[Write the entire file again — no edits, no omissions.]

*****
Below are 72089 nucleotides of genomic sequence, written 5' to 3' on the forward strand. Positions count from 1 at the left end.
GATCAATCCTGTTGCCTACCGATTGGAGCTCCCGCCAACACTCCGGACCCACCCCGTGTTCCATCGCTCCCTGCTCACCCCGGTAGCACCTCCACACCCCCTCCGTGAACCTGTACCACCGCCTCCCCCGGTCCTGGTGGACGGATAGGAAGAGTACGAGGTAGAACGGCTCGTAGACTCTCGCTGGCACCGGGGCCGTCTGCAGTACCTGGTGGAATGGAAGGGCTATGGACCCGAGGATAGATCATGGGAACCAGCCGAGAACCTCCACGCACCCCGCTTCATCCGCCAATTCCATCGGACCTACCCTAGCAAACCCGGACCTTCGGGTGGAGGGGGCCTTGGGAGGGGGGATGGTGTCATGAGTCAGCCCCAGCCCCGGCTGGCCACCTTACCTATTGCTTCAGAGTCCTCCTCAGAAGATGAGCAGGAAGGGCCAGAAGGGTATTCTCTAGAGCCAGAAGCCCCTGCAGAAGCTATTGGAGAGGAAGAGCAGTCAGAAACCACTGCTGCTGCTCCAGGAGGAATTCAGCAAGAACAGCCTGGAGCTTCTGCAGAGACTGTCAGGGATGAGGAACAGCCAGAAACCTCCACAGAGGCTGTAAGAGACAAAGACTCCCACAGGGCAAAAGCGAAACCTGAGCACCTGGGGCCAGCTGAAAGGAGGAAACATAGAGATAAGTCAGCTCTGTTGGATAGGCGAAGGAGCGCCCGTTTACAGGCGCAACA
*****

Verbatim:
Below are 72089 nucleotides of genomic sequence, written 5' to 3' on the forward strand. Positions count from 1 at the left end.
GATCAATCCTGTTGCCTACCGATTGGAGCTCCCGCCAACACTCCGGACCCACCCCGTGTTCCATCGCTCCCTGCTCACCCCGGTAGCACCTCCACACCCCCTCCGTGAACCTGTACCACCGCCTCCCCCGGTCCTGGTGGACGGATAGGAAGAGTACGAGGTAGAACGGCTCGTAGACTCTCGCTGGCACCGGGGCCGTCTGCAGTACCTGGTGGAATGGAAGGGCTATGGACCCGAGGATAGATCATGGGAACCAGCCGAGAACCTCCACGCACCCCGCTTCATCCGCCAATTCCATCGGACCTACCCTAGCAAACCCGGACCTTCGGGTGGAGGGGGCCTTGGGAGGGGGGATGGTGTCATGAGTCAGCCCCAGCCCCGGCTGGCCACCTTACCTATTGCTTCAGAGTCCTCCTCAGAAGATGAGCAGGAAGGGCCAGAAGGGTATTCTCTAGAGCCAGAAGCCCCTGCAGAAGCTATTGGAGAGGAAGAGCAGTCAGAAACCACTGCTGCTGCTCCAGGAGGAATTCAGCAAGAACAGCCTGGAGCTTCTGCAGAGACTGTCAGGGATGAGGAACAGCCAGAAACCTCCACAGAGGCTGTAAGAGACAAAGACTCCCACAGGGCAAAAGCGAAACCTGAGCACCTGGGGCCAGCTGAAAGGAGGAAACATAGAGATAAGTCAGCTCTGTTGGATAGGCGAAGGAGCGCCCGTTTACAGGCGCAACA